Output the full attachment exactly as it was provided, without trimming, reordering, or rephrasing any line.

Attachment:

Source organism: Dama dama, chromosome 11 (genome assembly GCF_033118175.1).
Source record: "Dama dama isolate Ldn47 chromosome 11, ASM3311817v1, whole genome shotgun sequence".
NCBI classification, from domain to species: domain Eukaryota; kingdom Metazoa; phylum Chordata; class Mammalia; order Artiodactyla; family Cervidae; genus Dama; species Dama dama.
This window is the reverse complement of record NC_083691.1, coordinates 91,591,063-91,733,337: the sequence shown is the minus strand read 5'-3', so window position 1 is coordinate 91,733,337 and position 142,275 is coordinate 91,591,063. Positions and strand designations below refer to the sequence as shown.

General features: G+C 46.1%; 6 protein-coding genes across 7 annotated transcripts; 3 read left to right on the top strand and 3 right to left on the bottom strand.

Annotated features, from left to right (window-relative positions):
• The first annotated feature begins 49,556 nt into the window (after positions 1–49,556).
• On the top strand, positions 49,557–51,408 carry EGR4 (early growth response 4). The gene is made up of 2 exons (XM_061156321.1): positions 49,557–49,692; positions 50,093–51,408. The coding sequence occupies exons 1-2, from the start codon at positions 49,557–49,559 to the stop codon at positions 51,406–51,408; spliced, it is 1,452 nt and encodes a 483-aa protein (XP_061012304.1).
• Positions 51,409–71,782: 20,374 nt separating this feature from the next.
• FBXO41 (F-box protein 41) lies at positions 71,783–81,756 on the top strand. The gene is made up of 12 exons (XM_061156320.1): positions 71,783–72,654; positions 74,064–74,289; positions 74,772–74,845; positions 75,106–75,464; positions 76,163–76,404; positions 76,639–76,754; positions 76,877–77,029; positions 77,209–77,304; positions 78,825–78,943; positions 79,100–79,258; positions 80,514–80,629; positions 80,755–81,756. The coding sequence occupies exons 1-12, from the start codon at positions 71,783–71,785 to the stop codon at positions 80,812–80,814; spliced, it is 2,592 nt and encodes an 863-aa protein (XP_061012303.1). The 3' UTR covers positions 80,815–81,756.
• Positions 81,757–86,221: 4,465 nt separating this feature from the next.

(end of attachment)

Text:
Source organism: Dama dama, chromosome 11 (genome assembly GCF_033118175.1).
Source record: "Dama dama isolate Ldn47 chromosome 11, ASM3311817v1, whole genome shotgun sequence".
NCBI classification, from domain to species: domain Eukaryota; kingdom Metazoa; phylum Chordata; class Mammalia; order Artiodactyla; family Cervidae; genus Dama; species Dama dama.
This window is the reverse complement of record NC_083691.1, coordinates 91,591,063-91,733,337: the sequence shown is the minus strand read 5'-3', so window position 1 is coordinate 91,733,337 and position 142,275 is coordinate 91,591,063. Positions and strand designations below refer to the sequence as shown.

General features: G+C 46.1%; 6 protein-coding genes across 7 annotated transcripts; 3 read left to right on the top strand and 3 right to left on the bottom strand.

Annotated features, from left to right (window-relative positions):
• The first annotated feature begins 49,556 nt into the window (after positions 1–49,556).
• On the top strand, positions 49,557–51,408 carry EGR4 (early growth response 4). The gene is made up of 2 exons (XM_061156321.1): positions 49,557–49,692; positions 50,093–51,408. The coding sequence occupies exons 1-2, from the start codon at positions 49,557–49,559 to the stop codon at positions 51,406–51,408; spliced, it is 1,452 nt and encodes a 483-aa protein (XP_061012304.1).
• Positions 51,409–71,782: 20,374 nt separating this feature from the next.
• FBXO41 (F-box protein 41) lies at positions 71,783–81,756 on the top strand. The gene is made up of 12 exons (XM_061156320.1): positions 71,783–72,654; positions 74,064–74,289; positions 74,772–74,845; positions 75,106–75,464; positions 76,163–76,404; positions 76,639–76,754; positions 76,877–77,029; positions 77,209–77,304; positions 78,825–78,943; positions 79,100–79,258; positions 80,514–80,629; positions 80,755–81,756. The coding sequence occupies exons 1-12, from the start codon at positions 71,783–71,785 to the stop codon at positions 80,812–80,814; spliced, it is 2,592 nt and encodes an 863-aa protein (XP_061012303.1). The 3' UTR covers positions 80,815–81,756.
• Positions 81,757–86,221: 4,465 nt separating this feature from the next.